The first table includes main liabilities to RoW based on BdE balance of payments data which are only available till 2012Q1 (they will be updated on 31 July):

What is clear is that the main driver of capital flight is a drop in securities investments. Money market instruments also show a large drop, mainly in the general government sector, although the relevant positions were already quite small. In my view this is a clear case of an asset class not being considered ‘safe’ anymore (in the Gary Gorton terminology) with investors moving out of it. Both the Spanish government and economy are now viewed as a higher credit risk instrument, with funding dropping both in the bond (Held to Maturity) and money market areas.

The same is evident if one looks at monthly flows of direct investment (with portfolio investment being the one mainly hurt):

Things are much clearer by looking at more specific data from the BdE (balance sheet data for the BdE and credit institutions), as well as the Spanish Treasury:

The first observation is the significant drop in RoW deposits in credit institutions, deposits which should mainly be considered as part of money market funding. The drop in securities liabilities is much lower than the one observed in the balance of payments data, suggesting that resident banks found new domestic sources of funding (most probably with the help of BdE).

On the government debt front, Treasury data show a large drop in RoW (permanent) holdings, which is covered by an increase in holdings by domestic credit institutions. By subtracting the Net position from the outright holdings, one can calculate the outstanding repo funding from the RoW. Repo funding reached a high in September 2011 but has dropped significantly ever since, especially during 2012. This is another indication of elevated counterparty/collateral risk which leads to a large ‘haircut’ in funding.

Adding up the drop in outright holdings and repo transactions, a large part of the external position (and target2 liabilities increase) deterioration can be explained by foreign investors moving away from the Spanish bond and repo market. The repo/money market drawback is evident in the balance of payments other investment data as well:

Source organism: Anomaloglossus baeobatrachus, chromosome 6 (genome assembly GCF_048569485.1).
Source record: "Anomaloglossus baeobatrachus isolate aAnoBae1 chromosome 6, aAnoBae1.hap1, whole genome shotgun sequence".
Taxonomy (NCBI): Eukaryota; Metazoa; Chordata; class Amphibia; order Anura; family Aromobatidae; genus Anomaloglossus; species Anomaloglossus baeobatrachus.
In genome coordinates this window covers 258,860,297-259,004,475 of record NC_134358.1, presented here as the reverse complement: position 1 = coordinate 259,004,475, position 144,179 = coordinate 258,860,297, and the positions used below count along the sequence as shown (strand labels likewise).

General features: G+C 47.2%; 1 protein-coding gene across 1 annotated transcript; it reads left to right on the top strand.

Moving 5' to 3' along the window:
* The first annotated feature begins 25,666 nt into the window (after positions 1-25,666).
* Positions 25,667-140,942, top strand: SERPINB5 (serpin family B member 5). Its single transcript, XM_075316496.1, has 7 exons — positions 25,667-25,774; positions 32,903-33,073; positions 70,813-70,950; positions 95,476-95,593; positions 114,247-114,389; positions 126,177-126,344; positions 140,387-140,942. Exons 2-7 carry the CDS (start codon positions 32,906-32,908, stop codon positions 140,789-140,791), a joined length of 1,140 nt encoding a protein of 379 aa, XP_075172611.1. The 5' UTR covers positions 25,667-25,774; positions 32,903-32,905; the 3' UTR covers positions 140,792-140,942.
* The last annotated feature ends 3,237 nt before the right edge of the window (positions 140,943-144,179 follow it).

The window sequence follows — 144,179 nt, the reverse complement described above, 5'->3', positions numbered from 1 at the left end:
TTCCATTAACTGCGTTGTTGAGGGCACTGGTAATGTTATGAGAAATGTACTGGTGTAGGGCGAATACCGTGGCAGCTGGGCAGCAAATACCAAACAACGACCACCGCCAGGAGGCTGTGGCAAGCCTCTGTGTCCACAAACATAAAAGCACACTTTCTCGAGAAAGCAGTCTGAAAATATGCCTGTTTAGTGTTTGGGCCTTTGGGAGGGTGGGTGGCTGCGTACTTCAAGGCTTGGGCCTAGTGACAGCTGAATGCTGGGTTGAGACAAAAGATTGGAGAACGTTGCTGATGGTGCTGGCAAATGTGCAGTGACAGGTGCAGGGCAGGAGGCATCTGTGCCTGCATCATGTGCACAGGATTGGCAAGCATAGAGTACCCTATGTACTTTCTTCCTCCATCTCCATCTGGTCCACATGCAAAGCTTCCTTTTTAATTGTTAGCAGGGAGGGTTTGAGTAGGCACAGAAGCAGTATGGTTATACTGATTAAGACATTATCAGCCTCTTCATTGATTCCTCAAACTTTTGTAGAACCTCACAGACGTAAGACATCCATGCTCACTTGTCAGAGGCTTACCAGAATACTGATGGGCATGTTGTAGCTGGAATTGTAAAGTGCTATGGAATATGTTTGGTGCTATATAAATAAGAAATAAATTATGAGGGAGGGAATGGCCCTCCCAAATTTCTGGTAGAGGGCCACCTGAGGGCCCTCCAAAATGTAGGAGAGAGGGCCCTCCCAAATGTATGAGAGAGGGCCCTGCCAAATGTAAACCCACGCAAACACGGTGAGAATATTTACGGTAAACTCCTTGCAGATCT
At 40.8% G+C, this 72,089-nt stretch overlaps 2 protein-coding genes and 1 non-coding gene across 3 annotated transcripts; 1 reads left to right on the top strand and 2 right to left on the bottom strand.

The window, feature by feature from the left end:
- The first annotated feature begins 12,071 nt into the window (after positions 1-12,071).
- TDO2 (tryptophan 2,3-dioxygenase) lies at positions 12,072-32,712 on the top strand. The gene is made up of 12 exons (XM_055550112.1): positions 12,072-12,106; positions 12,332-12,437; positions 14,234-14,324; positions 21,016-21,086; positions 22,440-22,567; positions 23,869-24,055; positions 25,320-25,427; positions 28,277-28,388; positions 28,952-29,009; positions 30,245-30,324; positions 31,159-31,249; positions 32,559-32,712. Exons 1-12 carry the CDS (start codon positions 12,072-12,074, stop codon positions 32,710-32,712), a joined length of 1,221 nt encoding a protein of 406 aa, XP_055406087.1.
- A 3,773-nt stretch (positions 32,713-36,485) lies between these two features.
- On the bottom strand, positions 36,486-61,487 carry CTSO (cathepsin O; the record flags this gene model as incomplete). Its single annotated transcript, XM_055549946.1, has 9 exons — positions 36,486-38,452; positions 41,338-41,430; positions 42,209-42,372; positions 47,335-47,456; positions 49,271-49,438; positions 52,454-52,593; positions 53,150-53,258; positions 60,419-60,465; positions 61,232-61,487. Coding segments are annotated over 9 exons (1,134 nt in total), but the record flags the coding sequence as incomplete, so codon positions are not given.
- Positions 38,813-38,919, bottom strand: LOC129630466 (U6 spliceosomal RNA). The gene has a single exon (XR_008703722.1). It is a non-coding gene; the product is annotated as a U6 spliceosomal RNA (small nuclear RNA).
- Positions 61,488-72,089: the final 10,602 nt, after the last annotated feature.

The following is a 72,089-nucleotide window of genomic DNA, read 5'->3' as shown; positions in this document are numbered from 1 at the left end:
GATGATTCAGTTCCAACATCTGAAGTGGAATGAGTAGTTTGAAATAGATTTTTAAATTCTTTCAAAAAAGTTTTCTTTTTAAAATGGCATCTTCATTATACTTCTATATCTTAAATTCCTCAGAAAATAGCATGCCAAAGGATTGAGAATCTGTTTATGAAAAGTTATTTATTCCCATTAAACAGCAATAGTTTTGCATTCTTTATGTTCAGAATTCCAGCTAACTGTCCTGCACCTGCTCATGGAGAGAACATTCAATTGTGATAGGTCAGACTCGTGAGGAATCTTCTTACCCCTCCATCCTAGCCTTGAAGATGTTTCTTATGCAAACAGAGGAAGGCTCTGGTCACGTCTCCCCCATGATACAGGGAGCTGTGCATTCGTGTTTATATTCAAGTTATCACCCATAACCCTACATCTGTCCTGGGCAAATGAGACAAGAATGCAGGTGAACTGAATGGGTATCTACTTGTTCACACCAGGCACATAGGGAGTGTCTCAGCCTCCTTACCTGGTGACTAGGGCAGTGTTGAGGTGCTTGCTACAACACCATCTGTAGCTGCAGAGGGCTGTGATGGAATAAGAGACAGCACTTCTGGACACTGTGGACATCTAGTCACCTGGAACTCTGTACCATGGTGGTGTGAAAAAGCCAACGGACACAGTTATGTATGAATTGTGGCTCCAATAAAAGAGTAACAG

Clearly a warning sign is the large decrease in turnover in the outright transactions (bond) and repo markets since February. This was the main pattern observed in the Greek case, with outright trading coming to a halt and price discovery moving to the CDS market with bond yields following CDS spreads (instead of the opposite) since the derivatives market became the most liquid. One thing to keep an eye for is the CDS net notional. If that starts dropping with opposite movement in the gross notional that will mean that market participants are not creating any new net contracts (which ultimately require a short position on the underlying instrument) but only leverage existing contracts by shorting CDS while covering the position with an older long position. This would indicate an unwillingness to take the original credit risk and a difficulty in covering a short position in the bond market. The intermediation trade is probably a nice arbitrage trade since collateral will be provided by the original seller or the new buyer of the contract (depending on how CDS spreads move).

This chart for the Spanish CDS net notional (from ftalphaville) is not good. Current gross/net notional is $171.6/13.7bn while they were $163.2/13.9bn a month ago.

A positive number is the total government deposits available which stand at a little over €90bn. Given the current government debt redemptions schedule and net funding needs, the government does have some leverage in the short-term until probably October (when redemptions are €27.4bn), even if it cancelled all new auctions (except for T-Bills) since most of the redemptions actually concern t-bills (which i think can be covered by domestic credit institutions in any case). With that in mind, i don’t see an immediate reason for a full bailout, at least not until the ESM is allowed to be activated by the German constitutional court in September (since financing through the EFSF for sovereign needs would mean removing the Spanish guarantees). One can probably safely acquire (outright or as collateral in a repo transaction) any debt maturing until October.